The Alchemist by Paulo Coelho
My rating: 5 of 5 stars
A hero’s journey for our time, this book resonates as the ultimate coming of age story. It held me spellbound and because I couldn’t put it down, I actually elected to read it while running on the treadmill instead of going with an easily digestible episode of Dr. Who or a Mexican soap opera.
That’s commitment for me. Treadmill reading isn’t easy.
Even the book’s publication story is compelling: In its first launch, it was not a commercial success. The author’s commitment to the book and his conviction that this is truly something that readers want and need was part of what attracted me to it; for this is the living spirit of the hero in his book.
The story is of Santiago, a sheepherder boy who notes the herd/follower mentality of his sheep; which is a worthwhile allegory for a human experience in its pre-awakened state. He realizes one day of his sheep, “They trust me, and they’ve forgotten how to rely on their own instincts….” This is Santiago’s burgeoning awareness that there’s something to which he’s instinctually being called to do.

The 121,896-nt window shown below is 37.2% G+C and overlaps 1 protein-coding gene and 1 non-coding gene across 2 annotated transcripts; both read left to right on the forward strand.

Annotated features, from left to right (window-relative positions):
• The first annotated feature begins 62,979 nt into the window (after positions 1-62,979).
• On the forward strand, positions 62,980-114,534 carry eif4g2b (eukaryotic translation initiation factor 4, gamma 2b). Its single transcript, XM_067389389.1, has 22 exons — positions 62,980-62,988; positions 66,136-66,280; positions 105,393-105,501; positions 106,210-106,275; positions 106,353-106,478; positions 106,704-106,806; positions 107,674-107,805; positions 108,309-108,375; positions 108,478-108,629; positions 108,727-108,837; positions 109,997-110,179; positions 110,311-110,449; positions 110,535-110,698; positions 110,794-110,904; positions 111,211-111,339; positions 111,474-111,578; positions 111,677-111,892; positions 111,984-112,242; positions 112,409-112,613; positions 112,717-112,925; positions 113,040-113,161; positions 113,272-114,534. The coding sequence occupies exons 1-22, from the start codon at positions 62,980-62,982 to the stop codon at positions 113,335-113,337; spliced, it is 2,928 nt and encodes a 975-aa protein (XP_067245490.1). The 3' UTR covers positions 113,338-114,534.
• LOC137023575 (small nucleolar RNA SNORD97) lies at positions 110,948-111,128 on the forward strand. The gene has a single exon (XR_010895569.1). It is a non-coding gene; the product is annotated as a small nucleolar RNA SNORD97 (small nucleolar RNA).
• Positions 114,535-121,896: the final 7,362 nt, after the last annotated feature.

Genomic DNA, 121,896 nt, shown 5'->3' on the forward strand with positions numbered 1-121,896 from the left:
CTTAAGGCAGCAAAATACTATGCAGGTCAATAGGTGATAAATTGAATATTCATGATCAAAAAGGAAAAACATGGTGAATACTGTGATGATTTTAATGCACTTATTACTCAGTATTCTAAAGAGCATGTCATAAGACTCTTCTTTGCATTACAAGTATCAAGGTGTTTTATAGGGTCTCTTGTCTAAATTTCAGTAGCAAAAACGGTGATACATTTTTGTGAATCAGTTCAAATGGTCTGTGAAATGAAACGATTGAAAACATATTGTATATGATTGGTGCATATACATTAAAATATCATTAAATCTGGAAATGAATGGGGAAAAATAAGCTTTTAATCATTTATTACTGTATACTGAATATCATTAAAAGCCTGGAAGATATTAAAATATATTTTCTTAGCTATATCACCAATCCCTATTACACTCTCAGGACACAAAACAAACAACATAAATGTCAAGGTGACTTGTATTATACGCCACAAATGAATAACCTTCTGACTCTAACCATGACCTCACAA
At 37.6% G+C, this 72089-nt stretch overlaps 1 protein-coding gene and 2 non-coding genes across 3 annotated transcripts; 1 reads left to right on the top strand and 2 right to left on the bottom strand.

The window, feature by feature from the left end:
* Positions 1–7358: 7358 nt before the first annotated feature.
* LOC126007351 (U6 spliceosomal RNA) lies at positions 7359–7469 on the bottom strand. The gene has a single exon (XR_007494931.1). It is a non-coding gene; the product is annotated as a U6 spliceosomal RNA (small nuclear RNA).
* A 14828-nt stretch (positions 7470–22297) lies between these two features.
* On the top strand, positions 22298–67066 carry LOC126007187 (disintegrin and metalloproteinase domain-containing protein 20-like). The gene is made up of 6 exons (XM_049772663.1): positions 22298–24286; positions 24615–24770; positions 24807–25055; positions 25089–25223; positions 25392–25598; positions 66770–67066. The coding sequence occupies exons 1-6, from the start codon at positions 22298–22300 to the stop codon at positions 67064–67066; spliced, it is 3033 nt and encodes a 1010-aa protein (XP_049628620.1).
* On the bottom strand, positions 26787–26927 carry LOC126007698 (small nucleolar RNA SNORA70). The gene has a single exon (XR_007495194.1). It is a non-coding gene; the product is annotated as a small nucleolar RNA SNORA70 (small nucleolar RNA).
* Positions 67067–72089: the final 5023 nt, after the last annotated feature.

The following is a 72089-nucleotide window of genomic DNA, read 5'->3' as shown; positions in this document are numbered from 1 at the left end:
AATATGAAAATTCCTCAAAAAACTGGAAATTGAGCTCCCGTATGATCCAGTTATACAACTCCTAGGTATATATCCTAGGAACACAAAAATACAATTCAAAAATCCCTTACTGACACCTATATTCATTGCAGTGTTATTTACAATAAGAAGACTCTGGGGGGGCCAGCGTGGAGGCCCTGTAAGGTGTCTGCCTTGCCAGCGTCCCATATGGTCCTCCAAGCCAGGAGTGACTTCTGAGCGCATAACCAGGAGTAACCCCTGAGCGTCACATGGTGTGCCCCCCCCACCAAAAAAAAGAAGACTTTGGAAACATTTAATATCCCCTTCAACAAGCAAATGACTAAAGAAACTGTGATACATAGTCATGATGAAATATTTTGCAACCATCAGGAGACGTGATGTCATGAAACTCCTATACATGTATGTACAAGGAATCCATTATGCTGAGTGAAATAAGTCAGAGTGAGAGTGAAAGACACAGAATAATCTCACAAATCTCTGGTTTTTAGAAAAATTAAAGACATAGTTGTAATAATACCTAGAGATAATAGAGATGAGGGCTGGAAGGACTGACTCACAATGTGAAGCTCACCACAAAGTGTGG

Following a dream of buried treasure in Egypt, Santiago experiences a journey of transformation as he encounters people whose lives we see all around us: the sage Melchizedek whose message Santiago almost misses in becoming too irritated to listen, the shopkeeper who has a dream of going to Mecca that he’ll never fulfill (the person who doesn’t take risks to break free), the Englishman who’s become so invested in pursuing the intellectual qualities of spiritual alchemy that he misses the opportunity to truly transform (the academic who lacks real wisdom).
Santiago experiences plenty of hard knocks. Rather than turning around and going home, which many would do, or going down a road of self-pity and convincing himself that this is all there is for his story, Santiago chooses to learn from the experiences: “…he realized that he had to choose between thinking of himself as a the poor victim…and an adventurer.”
Santiago’s is the story for all of us in our choosing of perception, our commitment to a path that we know is right even if people around us don’t understand it or say it’s wrong.
The book’s theme: “…when you want something, all the universe conspires in helping you to achieve it” becomes Santiago’s living experience as he undertakes the journey. He does so humbly, learning through the experiences and slowly undergoing an alchemy of the soul.
This book did it for me.